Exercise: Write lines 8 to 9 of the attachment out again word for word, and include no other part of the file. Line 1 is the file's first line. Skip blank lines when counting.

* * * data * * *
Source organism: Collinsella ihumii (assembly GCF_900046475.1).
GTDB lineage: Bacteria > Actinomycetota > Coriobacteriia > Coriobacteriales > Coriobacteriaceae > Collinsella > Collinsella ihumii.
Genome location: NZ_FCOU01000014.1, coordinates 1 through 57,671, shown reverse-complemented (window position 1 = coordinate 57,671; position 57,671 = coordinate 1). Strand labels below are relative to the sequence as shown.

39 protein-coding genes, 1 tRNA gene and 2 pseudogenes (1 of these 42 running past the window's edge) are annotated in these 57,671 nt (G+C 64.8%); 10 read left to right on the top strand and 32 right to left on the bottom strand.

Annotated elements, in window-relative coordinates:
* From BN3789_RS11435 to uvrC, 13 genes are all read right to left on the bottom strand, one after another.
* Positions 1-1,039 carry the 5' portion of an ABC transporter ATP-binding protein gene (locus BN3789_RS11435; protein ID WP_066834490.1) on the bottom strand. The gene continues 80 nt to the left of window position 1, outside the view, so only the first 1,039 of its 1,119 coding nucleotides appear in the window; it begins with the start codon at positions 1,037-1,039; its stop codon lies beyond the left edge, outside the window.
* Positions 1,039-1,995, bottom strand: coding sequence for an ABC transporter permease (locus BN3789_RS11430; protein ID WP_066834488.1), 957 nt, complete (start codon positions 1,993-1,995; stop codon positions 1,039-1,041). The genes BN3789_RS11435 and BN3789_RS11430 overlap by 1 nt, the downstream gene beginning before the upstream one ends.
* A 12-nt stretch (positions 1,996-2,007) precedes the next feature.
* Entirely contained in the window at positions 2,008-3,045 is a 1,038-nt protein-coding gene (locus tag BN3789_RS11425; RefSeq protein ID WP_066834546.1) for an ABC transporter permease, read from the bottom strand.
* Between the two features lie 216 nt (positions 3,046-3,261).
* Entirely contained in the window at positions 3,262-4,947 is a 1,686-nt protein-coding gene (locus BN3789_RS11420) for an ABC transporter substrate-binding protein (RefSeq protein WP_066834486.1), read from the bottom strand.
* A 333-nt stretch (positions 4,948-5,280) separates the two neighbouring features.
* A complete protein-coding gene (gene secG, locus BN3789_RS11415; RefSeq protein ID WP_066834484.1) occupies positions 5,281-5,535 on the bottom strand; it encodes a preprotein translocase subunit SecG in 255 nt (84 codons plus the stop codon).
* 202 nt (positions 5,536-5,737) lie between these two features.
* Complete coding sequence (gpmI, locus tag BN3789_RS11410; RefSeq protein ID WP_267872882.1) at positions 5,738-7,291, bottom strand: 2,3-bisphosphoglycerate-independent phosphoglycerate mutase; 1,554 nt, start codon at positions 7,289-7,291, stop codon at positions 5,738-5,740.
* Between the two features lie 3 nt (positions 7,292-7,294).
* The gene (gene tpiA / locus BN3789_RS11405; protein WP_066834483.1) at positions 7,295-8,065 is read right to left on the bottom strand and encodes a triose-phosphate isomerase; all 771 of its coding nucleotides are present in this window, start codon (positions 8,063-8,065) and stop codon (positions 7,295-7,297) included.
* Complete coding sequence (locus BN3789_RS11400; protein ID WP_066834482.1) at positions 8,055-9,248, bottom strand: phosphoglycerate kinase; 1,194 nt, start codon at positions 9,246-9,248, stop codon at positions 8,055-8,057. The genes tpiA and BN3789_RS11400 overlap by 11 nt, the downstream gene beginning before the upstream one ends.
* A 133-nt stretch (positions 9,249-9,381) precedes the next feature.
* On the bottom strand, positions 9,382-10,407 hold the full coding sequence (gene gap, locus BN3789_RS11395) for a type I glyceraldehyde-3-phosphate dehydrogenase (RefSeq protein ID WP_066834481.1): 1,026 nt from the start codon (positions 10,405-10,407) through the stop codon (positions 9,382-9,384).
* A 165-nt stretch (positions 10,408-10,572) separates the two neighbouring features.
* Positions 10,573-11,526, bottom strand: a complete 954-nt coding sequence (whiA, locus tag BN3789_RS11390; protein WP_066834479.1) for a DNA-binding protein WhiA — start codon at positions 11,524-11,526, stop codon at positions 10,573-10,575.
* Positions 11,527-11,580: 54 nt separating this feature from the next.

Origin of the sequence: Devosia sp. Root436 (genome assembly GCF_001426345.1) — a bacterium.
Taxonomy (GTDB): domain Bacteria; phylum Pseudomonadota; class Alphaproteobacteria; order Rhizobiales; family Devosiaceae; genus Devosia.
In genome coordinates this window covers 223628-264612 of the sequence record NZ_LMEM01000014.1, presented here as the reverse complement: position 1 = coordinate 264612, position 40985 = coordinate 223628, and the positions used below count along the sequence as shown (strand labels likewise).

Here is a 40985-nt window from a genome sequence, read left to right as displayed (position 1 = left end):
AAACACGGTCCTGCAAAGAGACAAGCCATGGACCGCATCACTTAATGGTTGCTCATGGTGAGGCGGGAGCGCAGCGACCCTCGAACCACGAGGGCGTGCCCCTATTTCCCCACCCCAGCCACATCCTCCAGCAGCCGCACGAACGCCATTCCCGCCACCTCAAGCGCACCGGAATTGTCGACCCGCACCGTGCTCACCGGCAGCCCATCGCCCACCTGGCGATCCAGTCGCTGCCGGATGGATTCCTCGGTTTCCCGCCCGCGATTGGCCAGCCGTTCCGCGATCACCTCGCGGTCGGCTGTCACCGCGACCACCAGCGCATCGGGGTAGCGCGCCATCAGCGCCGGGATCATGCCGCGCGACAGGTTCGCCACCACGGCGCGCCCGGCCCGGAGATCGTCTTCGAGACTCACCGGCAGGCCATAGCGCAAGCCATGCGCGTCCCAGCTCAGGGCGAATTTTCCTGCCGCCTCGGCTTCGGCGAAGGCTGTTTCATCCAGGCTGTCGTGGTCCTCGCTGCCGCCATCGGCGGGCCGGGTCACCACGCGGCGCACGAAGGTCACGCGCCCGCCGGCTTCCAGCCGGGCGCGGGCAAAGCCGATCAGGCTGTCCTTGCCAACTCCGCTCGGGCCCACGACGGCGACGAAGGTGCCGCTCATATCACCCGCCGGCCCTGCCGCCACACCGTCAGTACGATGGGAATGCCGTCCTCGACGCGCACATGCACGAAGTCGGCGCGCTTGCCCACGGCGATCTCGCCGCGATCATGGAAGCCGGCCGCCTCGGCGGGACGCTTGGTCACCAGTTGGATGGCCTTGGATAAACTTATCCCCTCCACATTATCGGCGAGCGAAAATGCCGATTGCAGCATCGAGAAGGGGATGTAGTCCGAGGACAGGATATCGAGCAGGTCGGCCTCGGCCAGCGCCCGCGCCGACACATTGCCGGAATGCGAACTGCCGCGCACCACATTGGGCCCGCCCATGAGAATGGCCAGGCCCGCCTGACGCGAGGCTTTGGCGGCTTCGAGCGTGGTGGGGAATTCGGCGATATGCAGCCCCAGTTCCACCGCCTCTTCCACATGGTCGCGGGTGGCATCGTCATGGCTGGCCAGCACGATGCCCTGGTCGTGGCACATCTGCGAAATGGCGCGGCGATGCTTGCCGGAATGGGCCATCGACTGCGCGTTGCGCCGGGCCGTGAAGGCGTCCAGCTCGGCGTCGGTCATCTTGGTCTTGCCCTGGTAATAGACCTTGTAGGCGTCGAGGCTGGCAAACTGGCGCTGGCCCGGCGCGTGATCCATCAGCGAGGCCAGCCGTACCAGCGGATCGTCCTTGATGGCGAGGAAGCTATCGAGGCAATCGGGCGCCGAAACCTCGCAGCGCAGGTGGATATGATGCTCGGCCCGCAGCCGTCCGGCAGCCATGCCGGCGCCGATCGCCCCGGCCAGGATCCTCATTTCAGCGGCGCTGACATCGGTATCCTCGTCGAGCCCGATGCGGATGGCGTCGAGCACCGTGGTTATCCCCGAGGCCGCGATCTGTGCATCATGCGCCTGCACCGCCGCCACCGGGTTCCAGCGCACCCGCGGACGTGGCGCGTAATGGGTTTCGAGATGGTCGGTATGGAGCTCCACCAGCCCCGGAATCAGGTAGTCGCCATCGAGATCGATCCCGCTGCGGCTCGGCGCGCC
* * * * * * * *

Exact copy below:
* Positions 1,039-1,995, bottom strand: coding sequence for an ABC transporter permease (locus BN3789_RS11430; protein ID WP_066834488.1), 957 nt, complete (start codon positions 1,993-1,995; stop codon positions 1,039-1,041). The genes BN3789_RS11435 and BN3789_RS11430 overlap by 1 nt, the downstream gene beginning before the upstream one ends.
* A 12-nt stretch (positions 1,996-2,007) precedes the next feature.